Accredited undergraduate programs dedicated to manufacturing engineering are found at fewer than 25 institutions in the world. Stout's program is the only undergraduate program in manufacturing engineering in the UW System.

Use the Request Information form to receive a program summary and learn more about the Bachelor of Science degree in Manufacturing Engineering.

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Preparing for Manufacturing Engineering

As a student in the Manufacturing Engineering program, you must have an aptitude for science and mathematics. We encourage you to take as many upper-level math and science courses in high school as possible, including mathematics through algebra and trigonometry, plus physics and chemistry. Early development of computer skills is also very helpful.

Starting Out

Industry's manufacturing problems are not only technical in nature. They're also social and economic. As a manufacturing engineer, you must therefore have a broad education.

The first two years of your program will include English composition, communication, and other general education offerings, as well as mathematics, physics and engineering fundamentals.

As You Progress

Science and mathematics classes form the foundation for engineering science courses, and their application to analysis, synthesis and creative design.

As you work through the program, the courses will emphasize modern manufacturing techniques such as computer-aided design and manufacturing (CAD/CAM), robotics, and microprocessor control of manufacturing. You'll receive extensive laboratory experience in those and related areas, including computer-controlled manufacturing systems, statistical process control, electronic instrumentation, and materials processing and testing.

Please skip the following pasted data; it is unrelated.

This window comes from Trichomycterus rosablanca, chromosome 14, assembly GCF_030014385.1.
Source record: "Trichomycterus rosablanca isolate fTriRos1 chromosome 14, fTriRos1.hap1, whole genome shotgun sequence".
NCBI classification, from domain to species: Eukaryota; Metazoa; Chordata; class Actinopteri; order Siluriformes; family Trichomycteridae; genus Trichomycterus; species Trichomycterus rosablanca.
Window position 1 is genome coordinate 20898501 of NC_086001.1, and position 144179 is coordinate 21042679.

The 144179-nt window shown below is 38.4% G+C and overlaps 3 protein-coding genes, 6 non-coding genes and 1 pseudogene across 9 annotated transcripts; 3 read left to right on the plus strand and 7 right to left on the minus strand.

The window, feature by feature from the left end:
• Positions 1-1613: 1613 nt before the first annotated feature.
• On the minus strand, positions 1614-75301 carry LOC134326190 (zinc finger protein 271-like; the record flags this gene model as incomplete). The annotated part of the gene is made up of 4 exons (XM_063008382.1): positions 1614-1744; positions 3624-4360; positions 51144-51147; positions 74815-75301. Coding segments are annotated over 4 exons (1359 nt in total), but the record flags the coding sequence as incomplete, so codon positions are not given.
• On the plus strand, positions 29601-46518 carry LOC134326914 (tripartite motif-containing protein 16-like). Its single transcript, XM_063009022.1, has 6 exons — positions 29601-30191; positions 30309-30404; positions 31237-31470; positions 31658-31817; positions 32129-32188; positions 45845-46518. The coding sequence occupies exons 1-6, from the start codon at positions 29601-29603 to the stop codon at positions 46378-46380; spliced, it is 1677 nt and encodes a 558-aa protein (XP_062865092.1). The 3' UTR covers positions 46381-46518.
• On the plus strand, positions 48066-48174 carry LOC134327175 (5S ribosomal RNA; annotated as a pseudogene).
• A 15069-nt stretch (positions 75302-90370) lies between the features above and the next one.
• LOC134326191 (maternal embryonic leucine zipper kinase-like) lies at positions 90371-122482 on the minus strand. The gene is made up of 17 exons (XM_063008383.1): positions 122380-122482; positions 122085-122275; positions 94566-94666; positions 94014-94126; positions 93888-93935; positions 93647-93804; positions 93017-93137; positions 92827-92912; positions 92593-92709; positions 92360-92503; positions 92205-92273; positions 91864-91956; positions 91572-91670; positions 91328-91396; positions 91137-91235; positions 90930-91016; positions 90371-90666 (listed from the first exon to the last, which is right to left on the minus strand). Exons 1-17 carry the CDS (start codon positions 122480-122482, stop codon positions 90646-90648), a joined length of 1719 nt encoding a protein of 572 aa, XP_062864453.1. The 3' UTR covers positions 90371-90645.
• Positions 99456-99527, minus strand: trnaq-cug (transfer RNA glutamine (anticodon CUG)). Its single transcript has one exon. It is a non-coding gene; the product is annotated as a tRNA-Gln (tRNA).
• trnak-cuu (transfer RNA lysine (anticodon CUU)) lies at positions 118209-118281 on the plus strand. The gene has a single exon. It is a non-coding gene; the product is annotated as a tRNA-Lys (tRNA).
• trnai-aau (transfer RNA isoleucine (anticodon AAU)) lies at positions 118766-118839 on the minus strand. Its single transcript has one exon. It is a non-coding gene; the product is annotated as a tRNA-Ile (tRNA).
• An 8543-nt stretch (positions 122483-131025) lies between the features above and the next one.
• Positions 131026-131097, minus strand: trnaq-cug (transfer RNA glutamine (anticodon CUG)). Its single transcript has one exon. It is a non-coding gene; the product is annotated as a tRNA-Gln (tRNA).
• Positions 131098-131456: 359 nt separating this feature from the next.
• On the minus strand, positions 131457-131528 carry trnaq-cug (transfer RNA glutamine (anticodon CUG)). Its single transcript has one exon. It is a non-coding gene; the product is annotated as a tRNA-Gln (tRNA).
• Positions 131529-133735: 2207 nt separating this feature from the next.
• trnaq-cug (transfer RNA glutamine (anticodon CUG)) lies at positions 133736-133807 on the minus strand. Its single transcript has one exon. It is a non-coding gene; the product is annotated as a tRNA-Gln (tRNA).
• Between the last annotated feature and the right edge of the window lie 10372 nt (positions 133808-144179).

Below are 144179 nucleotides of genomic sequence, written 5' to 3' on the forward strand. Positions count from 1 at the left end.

Admissions Requirements

The following requirements are only for these four Engineering programs:

New First-Year Students

For the 2022-2023 academic year, all first-year students will be admitted as Pre-Engineering students to their specific program. For example, B.S. Computer and Electrical Engineering applicants will be admitted as Pre-Computer and Electrical Engineering students. Students will then follow the major change request process once they meet the criteria to be accepted into their intended Engineering program.

Major Change Criteria:

You have earned college credit while in high school or while attending UW-Stout for either of the following Calculus courses with a grade of "B" or better (note: a grade of "B-" is not sufficient):

  • MATH-153: Calculus I  or  MATH-156: Calculus and Analytic Geometry I

OR

You have earned college credit while in high school or while attending UW-Stout for the following sequence of courses with an earned cumulative GPA of 2.0 on a 4.0 scale:

  • MATH-153: Calculus I  or  MATH-156: Calculus and Analytic Geometry I
  • MATH-154: Calculus II  or  MATH-157: Calculus and Analytic Geometry II